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The growth of China and India: implications and policy reform options for Malaysia

  • Elena Ianchovichina
  • Maros Ivanic
  • Will Martin

This study explores the trade-related impacts of rapid growth of China and India on the Malaysian economy and evaluates policy options to better position Malaysia to take advantage of these changes. Higher growth in China and India is likely to raise Malaysia's national income and to expand Malaysia's natural resource and agricultural exports, while putting downward pressure on exports from some manufacturing and service sectors. Increases in the quality and variety of exports from China and India are likely to increase substantially the overall gains to Malaysia. The expansion of the natural resource sectors and the contraction of manufacturing and services reflect a Dutch-disease effect that will raise the importance of policies to facilitate adaptation to the changing world economy and improve competitiveness. Most-favoured-nation (MFN) liberalisation would increase welfare, and, by increasing competitiveness, raise output and exports of key industries. Preferential liberalisation with India and completely free trade with China would provide greater market access gains than MFN reform, but neither would be as effective in increasing income as MFN liberalisation, and free trade agreements would lead to greater competitive pressure on many of Malaysia's industries than MFN liberalisation. Increased investments in education and infrastructure could boost manufacturing and services sectors in Malaysia, while improving trade logistics would benefit sectors with high transport costs, including the agricultural and resource-based industries. Copyright © 2010 The Authors. Journal compilation © 2010 Crawford School of Economics and Government, The Australian National University and Blackwell Publishing Asia Pty Ltd..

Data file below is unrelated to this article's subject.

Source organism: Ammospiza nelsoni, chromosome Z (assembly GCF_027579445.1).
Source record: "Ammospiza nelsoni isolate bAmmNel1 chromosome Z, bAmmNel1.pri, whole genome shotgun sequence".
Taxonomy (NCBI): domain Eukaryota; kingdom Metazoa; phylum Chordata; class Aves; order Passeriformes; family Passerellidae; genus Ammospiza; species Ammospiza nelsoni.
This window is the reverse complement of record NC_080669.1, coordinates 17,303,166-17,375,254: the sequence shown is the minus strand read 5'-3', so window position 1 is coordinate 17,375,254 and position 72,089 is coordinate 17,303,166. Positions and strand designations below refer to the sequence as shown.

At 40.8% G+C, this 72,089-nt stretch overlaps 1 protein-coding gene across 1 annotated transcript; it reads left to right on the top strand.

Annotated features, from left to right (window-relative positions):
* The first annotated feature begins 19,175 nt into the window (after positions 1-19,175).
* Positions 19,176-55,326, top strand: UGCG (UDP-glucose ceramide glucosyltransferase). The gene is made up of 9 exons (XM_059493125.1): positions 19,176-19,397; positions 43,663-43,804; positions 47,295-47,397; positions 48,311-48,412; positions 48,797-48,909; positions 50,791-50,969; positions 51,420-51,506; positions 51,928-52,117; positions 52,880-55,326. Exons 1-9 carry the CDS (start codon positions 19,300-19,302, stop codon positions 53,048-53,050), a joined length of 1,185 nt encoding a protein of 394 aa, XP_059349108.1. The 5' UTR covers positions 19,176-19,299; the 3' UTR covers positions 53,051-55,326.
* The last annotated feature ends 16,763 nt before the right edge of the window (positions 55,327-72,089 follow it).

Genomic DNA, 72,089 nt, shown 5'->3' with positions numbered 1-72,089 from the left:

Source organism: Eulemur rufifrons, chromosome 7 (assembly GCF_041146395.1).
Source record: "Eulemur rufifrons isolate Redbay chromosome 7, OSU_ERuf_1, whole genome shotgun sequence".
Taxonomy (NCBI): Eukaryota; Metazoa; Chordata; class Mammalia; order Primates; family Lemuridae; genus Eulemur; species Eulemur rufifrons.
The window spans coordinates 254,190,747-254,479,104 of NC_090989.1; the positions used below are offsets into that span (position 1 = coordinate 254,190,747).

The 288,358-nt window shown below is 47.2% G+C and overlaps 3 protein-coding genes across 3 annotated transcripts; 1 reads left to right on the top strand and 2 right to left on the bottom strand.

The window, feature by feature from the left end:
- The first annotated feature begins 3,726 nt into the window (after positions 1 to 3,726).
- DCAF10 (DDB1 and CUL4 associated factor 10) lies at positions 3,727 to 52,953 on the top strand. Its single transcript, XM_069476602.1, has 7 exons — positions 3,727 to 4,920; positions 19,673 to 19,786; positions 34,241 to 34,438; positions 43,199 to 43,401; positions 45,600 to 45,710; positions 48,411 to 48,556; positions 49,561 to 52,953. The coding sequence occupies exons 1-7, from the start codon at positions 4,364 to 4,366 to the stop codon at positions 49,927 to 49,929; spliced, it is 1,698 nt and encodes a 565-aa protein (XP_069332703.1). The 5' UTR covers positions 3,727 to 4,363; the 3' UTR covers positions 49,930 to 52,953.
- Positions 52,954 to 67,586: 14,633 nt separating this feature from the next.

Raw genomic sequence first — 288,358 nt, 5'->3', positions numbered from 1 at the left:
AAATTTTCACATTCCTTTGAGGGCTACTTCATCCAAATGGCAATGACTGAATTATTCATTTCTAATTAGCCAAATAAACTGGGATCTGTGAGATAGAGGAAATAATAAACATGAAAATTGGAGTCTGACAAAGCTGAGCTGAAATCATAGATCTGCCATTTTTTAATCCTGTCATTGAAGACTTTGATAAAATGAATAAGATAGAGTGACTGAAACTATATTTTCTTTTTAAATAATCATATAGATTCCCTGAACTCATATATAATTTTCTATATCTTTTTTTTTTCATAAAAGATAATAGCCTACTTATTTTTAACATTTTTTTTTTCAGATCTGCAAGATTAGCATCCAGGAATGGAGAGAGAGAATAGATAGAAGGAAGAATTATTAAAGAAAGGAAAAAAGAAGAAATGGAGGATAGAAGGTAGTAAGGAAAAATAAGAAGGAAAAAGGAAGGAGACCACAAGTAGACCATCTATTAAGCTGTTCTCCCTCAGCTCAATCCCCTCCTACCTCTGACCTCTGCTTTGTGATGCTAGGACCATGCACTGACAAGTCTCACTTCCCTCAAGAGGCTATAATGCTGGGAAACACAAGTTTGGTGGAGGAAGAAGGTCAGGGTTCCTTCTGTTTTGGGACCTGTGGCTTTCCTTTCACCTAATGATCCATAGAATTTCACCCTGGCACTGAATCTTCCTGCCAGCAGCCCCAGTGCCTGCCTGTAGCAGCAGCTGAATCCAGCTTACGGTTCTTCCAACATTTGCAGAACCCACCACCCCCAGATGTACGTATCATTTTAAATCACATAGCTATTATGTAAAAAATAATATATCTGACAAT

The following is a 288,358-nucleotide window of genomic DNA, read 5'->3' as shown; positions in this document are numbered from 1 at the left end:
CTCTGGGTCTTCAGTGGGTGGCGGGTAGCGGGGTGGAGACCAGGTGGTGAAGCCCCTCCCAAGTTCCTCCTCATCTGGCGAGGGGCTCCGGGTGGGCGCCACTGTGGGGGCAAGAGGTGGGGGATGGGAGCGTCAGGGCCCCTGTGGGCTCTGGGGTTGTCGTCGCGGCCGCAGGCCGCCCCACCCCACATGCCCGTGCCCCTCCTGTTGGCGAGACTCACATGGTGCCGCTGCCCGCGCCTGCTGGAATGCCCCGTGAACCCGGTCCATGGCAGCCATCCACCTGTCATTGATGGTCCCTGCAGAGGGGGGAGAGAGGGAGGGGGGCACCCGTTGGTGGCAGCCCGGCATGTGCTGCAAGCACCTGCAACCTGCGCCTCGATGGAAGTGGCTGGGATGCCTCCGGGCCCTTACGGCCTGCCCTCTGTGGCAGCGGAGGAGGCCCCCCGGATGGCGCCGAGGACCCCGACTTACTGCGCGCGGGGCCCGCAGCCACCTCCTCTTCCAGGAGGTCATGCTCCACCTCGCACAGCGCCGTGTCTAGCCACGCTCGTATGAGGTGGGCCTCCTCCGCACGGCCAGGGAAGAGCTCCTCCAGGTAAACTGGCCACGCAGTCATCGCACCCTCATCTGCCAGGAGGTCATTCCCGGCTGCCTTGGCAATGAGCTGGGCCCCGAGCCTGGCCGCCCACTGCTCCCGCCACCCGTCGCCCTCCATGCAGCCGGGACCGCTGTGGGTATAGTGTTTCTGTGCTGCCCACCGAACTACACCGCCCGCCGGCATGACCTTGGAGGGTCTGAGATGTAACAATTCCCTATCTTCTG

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File URL: http://hdl.handle.net/10.1111/j.1467-8411.2010.01263.x
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Article provided by Asia Pacific School of Economics and Government, The Australian National University in its journal Asian-Pacific Economic Literature.

Volume (Year): 24 (2010)
Issue (Month): 2 (November)
Pages: 117-141

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Handle: RePEc:bla:apacel:v:24:y:2010:i:2:p:117-141
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